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Thread: iTunes Fraud watch out

  1. #1

    Default iTunes Fraud watch out

    I just got a very convincing looking email suggesting it was from Apple iTunes, and that I needed to reconfirm my account as a different device had logged into it. Luckily I clued in that it looks like just a robot to get my password.

    Here is the website it sends you to:

    http://forumvagos.com/wp-includes/im...x/apple/apple/

  2. #2
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    Check the email address it comes from, it isn't an Apple address.

  3. #3

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    ^not easy to spot though, my outlook just shows "iTunes" in header, but if you look closely, [email protected] with two e's, one p. On that web site they mess up the languages. This is a very convincing scam though (maybe how they got those celebrity photos, lol? They can have mine).

  4. #4

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    This scam, and similar ones, have been going around since the modern era of the internet.

  5. #5

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    A lot of similar scams for shaw as well saying stuff like you have to confirm your account and such rubbish.

    Funny how many times people attempting these scams can't even spell right. You think they'd put in enough effort to even make it credible.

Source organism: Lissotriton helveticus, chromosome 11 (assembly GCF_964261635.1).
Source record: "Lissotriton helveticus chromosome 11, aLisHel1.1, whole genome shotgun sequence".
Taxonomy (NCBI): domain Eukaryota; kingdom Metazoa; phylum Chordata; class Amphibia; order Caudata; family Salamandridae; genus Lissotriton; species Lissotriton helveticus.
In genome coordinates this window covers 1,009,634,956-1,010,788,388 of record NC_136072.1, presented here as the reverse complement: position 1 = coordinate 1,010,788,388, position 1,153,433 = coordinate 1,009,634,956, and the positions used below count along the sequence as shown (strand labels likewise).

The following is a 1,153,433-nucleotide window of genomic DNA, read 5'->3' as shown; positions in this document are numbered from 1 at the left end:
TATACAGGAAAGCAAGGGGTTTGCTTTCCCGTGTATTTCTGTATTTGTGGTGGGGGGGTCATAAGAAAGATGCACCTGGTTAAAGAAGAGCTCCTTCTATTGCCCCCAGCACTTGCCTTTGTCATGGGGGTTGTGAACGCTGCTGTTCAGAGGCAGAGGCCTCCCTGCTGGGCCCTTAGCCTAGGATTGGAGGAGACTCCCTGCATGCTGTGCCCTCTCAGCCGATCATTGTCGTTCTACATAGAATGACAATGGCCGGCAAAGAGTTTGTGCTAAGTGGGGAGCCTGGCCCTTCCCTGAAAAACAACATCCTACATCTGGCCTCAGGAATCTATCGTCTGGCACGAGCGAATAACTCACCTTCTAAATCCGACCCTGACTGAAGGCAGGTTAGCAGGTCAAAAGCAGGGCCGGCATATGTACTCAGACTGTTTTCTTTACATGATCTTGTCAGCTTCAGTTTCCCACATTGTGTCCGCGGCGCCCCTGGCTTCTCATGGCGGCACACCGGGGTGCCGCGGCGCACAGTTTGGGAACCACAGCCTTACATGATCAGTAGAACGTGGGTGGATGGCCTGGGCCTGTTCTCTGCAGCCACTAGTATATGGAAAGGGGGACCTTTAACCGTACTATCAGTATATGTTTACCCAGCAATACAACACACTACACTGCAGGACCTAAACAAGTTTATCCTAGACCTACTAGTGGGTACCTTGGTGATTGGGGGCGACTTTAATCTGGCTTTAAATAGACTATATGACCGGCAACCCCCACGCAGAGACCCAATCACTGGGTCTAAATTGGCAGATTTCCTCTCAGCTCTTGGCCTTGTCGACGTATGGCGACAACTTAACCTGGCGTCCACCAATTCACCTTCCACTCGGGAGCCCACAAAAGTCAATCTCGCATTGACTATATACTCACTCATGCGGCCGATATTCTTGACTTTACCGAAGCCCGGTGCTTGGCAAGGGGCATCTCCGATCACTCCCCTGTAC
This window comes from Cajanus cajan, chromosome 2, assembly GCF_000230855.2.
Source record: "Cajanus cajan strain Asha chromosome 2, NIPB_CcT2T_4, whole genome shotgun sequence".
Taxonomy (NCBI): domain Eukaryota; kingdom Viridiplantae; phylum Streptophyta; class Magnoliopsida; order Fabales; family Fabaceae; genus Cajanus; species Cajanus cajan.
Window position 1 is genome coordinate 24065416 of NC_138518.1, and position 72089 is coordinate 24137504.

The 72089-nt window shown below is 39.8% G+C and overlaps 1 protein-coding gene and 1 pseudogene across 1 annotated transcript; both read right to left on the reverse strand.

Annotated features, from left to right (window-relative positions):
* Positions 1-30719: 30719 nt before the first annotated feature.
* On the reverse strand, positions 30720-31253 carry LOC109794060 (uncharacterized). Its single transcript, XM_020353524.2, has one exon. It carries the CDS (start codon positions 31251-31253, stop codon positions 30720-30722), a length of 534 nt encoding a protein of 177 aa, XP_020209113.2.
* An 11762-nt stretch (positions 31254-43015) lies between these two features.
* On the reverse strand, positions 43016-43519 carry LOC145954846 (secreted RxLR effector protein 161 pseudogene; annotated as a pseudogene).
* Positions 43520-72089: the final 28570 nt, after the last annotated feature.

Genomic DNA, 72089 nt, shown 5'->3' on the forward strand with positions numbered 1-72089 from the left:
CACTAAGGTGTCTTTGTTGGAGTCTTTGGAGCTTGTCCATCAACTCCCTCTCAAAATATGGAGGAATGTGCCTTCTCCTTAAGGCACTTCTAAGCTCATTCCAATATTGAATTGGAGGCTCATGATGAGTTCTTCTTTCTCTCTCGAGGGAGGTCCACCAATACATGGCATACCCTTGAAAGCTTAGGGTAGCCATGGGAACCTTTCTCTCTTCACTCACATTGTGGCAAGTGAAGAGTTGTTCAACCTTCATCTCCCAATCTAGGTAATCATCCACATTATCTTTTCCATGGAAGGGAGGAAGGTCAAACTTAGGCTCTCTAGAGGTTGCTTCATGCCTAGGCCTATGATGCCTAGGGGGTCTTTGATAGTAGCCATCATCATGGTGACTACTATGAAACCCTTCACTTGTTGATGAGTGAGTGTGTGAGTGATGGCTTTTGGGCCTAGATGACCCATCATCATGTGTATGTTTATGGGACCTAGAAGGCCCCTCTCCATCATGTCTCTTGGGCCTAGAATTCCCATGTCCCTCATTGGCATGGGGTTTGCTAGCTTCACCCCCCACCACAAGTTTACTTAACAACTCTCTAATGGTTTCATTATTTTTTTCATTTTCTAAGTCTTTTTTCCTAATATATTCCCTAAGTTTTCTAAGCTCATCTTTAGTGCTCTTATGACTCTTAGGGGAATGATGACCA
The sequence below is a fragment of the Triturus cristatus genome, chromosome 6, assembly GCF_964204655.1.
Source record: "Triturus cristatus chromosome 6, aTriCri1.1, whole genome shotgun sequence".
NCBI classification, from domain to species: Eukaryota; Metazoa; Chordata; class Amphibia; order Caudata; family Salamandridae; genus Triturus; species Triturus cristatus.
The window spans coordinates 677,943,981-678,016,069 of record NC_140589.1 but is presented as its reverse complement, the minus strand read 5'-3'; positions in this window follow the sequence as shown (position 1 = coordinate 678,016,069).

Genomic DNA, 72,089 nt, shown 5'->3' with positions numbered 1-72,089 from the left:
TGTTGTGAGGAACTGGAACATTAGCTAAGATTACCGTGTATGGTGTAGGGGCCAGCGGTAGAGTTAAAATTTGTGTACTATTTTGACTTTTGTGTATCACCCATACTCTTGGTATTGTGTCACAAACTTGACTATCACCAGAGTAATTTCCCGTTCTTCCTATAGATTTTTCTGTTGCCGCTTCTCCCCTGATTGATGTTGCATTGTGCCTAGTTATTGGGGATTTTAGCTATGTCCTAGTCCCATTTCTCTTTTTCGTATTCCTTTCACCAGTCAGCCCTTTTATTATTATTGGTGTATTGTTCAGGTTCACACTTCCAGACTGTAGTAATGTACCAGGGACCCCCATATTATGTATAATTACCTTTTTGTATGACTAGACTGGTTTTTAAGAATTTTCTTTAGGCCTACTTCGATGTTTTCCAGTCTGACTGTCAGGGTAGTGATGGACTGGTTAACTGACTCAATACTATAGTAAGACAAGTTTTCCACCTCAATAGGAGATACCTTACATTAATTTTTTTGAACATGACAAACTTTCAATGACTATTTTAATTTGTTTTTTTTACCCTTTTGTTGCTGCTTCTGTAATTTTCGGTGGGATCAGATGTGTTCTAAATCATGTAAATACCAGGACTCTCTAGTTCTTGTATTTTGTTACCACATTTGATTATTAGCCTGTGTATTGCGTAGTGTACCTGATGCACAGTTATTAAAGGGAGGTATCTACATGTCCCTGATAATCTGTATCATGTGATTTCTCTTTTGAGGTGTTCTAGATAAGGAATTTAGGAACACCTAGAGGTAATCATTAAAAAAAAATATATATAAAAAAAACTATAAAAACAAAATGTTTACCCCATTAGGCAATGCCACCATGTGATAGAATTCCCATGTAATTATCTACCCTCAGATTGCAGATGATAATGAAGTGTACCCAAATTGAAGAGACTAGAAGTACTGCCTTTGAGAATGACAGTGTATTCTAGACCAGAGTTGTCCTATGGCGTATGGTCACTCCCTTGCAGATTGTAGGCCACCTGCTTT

Basically they just copy paste letter head and hope that looks official and that nobody notices how unusual the messages are.

    Does anybody actually respond to these?
    "if god exists and he allowed that to happen, then its better that he doesn't exist"

  6. #6

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    moahunter almost got suckered, and usually mis-spelt words are used to bypass spam filters.

  7. #7

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    The thing is, sometimes there are legit messages informing you that your account has been logged in on another device or similar (typically one of my kids doing something). What they do is clever here. I'm guessing the spelling and such is language related, not English as first language. Just found out my "sister in law to be" filled in the details, told her to change her password ASAP.

  8. #8

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    Can you copy/pasta the contents of the full email (minus any personal details)? I'm curious about something.

  9. #9

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    Includes an Apple logo (big Apple with bite out of it):